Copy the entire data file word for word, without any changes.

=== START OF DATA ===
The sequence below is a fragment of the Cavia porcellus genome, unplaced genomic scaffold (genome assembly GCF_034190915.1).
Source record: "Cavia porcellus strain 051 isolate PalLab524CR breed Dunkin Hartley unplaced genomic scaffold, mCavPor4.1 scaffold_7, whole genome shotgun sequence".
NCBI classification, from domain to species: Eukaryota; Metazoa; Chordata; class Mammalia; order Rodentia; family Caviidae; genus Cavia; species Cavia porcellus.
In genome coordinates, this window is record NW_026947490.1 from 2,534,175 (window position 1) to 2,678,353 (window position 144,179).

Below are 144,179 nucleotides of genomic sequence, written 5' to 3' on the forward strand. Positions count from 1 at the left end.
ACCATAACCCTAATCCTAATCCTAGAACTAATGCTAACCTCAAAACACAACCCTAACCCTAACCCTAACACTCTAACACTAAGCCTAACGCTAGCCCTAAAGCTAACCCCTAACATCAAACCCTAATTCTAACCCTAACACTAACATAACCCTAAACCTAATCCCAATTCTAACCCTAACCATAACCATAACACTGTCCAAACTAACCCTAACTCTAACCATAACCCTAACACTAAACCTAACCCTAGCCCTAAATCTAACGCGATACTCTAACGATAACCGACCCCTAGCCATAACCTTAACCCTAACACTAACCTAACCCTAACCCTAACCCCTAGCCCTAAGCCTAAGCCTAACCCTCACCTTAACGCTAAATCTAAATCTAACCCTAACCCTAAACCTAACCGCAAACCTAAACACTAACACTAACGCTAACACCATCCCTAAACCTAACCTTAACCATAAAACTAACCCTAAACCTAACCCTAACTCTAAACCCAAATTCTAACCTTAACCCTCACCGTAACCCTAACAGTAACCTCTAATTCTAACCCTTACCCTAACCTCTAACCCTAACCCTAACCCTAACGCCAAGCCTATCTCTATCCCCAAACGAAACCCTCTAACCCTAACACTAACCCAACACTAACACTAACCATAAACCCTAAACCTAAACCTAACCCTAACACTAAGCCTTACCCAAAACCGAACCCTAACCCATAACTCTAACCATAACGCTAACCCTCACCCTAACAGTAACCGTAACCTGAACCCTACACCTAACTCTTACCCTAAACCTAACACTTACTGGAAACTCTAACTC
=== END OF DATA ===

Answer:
The sequence below is a fragment of the Cavia porcellus genome, unplaced genomic scaffold (genome assembly GCF_034190915.1).
Source record: "Cavia porcellus strain 051 isolate PalLab524CR breed Dunkin Hartley unplaced genomic scaffold, mCavPor4.1 scaffold_7, whole genome shotgun sequence".
NCBI classification, from domain to species: Eukaryota; Metazoa; Chordata; class Mammalia; order Rodentia; family Caviidae; genus Cavia; species Cavia porcellus.
In genome coordinates, this window is record NW_026947490.1 from 2,534,175 (window position 1) to 2,678,353 (window position 144,179).

Below are 144,179 nucleotides of genomic sequence, written 5' to 3' on the forward strand. Positions count from 1 at the left end.
ACCATAACCCTAATCCTAATCCTAGAACTAATGCTAACCTCAAAACACAACCCTAACCCTAACCCTAACACTCTAACACTAAGCCTAACGCTAGCCCTAAAGCTAACCCCTAACATCAAACCCTAATTCTAACCCTAACACTAACATAACCCTAAACCTAATCCCAATTCTAACCCTAACCATAACCATAACACTGTCCAAACTAACCCTAACTCTAACCATAACCCTAACACTAAACCTAACCCTAGCCCTAAATCTAACGCGATACTCTAACGATAACCGACCCCTAGCCATAACCTTAACCCTAACACTAACCTAACCCTAACCCTAACCCCTAGCCCTAAGCCTAAGCCTAACCCTCACCTTAACGCTAAATCTAAATCTAACCCTAACCCTAAACCTAACCGCAAACCTAAACACTAACACTAACGCTAACACCATCCCTAAACCTAACCTTAACCATAAAACTAACCCTAAACCTAACCCTAACTCTAAACCCAAATTCTAACCTTAACCCTCACCGTAACCCTAACAGTAACCTCTAATTCTAACCCTTACCCTAACCTCTAACCCTAACCCTAACCCTAACGCCAAGCCTATCTCTATCCCCAAACGAAACCCTCTAACCCTAACACTAACCCAACACTAACACTAACCATAAACCCTAAACCTAAACCTAACCCTAACACTAAGCCTTACCCAAAACCGAACCCTAACCCATAACTCTAACCATAACGCTAACCCTCACCCTAACAGTAACCGTAACCTGAACCCTACACCTAACTCTTACCCTAAACCTAACACTTACTGGAAACTCTAACTC